This article first appeared in the St. Louis Beacon: How about a big pile of rubber nachos, a really, really chewy chocolate chip cookie or a bouncy onion ring?
Fake fast foods are served up throughout Josh Faught’s upcoming exhibit, opening July 10 at the Contemporary Art Museum. But snacks are just a starting point in “Snacks, Supports, and Something to Rally Around.”
Nail polish, sequins and Xeroxed images are among the numerous non-edibles used by Faught, a 34-year-old Ladue High School graduate (class of ’97). Faught knits, crochets, weaves, paints and sculpts with these materials and more to create large-scale works that explore the idea of support.
Faught lives in San Francisco and works as an artist and a professor at California College of the Arts. His college and career path took him first to Ohio then New York, Chicago and Oregon before depositing him in the Bay Area. He talked with the Beacon about his work and the CAM exhibit.
St. Louis Beacon: What does “Snacks, Supports, and Something to Rally Around” mean?
Josh Faught: In a sense, I think that snacks and things around which we rally are supports in and of themselves. The whole show is essentially about collaging and manipulating our expectations of support and the conditions that demand support, whether they are physical, structural, emotional or political.
I like that snacks imply a sense of time (in-between meal times) as well as a sense of anxiety. We snack as a way to soothe ourselves; however, snacking in itself is seen as a bit of a domestic vice.
How are LGBT (lesbian, gay, bisexual and transgender) themes woven into your work?
Faught: One way LGBT issues figure into the work is that I always think my work is about this idea of urgent ambivalence.
What’s urgent and what’s ambivalent?
Faught: Textiles, in general, have a very long social and political history. They have an urgency: using part of the AIDS quilt, sticking a flyer on a piece of artwork -- that feels like a very urgent act to me.
But at same time there’s something very slow about my work. It’s crocheted or handwoven or hand-dyed, and by the time you express the sentiment, you’ve spent like four months on something. It’s kind of like slowness coupled with a sense of urgency, saying something very political, very quickly.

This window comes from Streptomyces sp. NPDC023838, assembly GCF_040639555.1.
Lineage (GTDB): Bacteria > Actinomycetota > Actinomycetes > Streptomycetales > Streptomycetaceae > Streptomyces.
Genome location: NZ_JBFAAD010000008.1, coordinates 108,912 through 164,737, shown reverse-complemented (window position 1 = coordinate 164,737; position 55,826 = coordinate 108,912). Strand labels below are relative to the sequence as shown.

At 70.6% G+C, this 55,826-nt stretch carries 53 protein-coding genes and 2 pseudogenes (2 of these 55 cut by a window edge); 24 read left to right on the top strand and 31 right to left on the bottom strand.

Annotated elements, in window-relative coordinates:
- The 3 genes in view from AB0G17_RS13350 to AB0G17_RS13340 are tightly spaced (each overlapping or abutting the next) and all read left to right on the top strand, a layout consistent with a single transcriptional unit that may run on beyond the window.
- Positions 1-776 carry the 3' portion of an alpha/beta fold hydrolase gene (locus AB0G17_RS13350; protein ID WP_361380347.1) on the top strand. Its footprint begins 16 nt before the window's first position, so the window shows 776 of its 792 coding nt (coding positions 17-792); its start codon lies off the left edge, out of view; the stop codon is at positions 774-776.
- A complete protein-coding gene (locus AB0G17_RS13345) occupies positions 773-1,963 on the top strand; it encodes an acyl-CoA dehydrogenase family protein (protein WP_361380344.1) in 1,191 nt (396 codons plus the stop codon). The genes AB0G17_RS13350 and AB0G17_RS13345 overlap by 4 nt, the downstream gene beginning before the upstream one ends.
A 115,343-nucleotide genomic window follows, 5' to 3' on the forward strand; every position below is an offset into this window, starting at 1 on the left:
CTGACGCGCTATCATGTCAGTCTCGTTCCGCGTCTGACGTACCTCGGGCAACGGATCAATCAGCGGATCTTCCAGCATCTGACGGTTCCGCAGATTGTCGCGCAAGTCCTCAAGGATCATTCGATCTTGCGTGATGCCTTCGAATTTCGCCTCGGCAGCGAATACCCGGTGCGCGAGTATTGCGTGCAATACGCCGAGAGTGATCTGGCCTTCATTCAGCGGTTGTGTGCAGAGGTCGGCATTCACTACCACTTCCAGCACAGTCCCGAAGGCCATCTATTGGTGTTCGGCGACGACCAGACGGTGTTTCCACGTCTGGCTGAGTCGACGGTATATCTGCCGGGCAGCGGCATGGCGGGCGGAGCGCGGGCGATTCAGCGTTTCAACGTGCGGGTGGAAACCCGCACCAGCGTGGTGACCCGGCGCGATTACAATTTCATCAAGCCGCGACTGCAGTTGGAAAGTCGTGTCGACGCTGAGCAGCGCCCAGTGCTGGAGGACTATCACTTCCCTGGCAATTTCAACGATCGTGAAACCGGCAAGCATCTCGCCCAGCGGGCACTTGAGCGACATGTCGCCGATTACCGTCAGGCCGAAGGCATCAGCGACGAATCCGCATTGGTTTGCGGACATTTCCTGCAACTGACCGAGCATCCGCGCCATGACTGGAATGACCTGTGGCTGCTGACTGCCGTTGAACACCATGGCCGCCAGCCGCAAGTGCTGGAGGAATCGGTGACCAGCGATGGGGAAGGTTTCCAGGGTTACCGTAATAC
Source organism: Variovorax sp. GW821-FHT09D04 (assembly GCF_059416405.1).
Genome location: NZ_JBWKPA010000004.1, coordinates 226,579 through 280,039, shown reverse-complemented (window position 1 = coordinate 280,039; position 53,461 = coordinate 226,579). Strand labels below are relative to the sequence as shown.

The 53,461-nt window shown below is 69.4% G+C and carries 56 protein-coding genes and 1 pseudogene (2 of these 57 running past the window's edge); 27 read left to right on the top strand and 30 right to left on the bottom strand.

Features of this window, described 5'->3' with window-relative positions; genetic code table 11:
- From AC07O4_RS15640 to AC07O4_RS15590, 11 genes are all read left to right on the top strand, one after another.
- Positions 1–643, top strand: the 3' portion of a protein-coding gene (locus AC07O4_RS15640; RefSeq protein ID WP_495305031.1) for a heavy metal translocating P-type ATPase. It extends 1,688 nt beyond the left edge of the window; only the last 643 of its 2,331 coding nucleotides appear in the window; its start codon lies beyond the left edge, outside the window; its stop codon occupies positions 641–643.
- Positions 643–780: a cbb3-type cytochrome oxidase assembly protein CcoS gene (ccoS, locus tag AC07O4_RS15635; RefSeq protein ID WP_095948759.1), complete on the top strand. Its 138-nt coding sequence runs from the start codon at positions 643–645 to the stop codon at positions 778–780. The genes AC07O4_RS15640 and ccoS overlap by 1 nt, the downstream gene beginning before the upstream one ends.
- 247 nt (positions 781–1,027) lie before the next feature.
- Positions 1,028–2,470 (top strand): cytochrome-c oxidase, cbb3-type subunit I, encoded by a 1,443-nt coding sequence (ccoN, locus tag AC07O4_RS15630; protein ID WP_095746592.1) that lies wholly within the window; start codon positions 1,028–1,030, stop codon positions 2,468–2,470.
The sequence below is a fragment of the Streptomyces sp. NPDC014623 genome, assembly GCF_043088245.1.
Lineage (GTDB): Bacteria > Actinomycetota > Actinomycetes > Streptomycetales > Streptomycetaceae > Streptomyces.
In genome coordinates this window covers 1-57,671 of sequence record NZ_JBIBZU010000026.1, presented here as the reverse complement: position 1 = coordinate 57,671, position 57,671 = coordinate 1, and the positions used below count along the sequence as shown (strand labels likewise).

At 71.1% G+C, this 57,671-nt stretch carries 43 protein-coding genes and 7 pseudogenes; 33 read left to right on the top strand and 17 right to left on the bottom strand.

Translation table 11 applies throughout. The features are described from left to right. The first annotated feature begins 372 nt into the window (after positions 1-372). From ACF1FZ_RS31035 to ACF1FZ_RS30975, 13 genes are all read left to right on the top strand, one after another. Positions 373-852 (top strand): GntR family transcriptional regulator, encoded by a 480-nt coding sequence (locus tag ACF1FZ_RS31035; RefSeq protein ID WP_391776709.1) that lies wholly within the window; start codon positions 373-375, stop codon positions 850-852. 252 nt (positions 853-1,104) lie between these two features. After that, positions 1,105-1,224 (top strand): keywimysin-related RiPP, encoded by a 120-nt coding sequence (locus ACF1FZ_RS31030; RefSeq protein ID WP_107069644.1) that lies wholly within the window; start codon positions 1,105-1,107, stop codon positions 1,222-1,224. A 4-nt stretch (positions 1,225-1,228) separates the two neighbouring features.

There’s often something very flamboyant or urgent in the work, but something is always undermining that urgency in some way, like a certain sense of self-doubt or self-deprecation that feels like its undoing. That’s kind of where that tension lies.
Could you talk more about the self-deprecation?
Faught: I was a child of the ‘90s. It’s not as if I’m really cynical; it’s more like this idea of ... for instance, one of the pieces in the show is this very large reproduction of a PFLAG (Parents and Families of Lesbians and Gays) newsletter.
PFLAG was a very active part of the coming-out experience of the ‘90s but there’s something about it that makes me cringe because it’s like so awkward, that your mom or somebody would come in to talk about their son being gay.
It’s simultaneously both very affirming and cringeworthy. That’s something I’m always wrestling with in my work. I’m always trying to see how far I can embarrass myself while still being affirmative at the same time.
When did you come out?
Faught: I was a junior in high school -- it was 1996. My parents did not go to PFLAG but they threatened to!
They were supportive -- very supportive. I was very private so I would have never taken them to a PFLAG meeting. I did go to a support group in South City and then we would go to MoKaBes and hang out.
It’s an awkward landscape to navigate. It’s like, “Oh, I’m coming out,” but I didn’t know if I felt comfortable with the whole idea of what does it mean to be gay? What about these images like the rainbow flag? How do you affirm your individual identity and also a collective identity at the same time?
In high school, coming out was met with a lot of resistance. Nobody was out. There were teachers we always assumed were queer, but I think they really would have lost their jobs if they were out. It was not a good time.
So much of my work is about being loud and flamboyant and using these cliches and stereotypes around LGBT issues and kind of owning them, but at the same time inventing new codes and new means of support.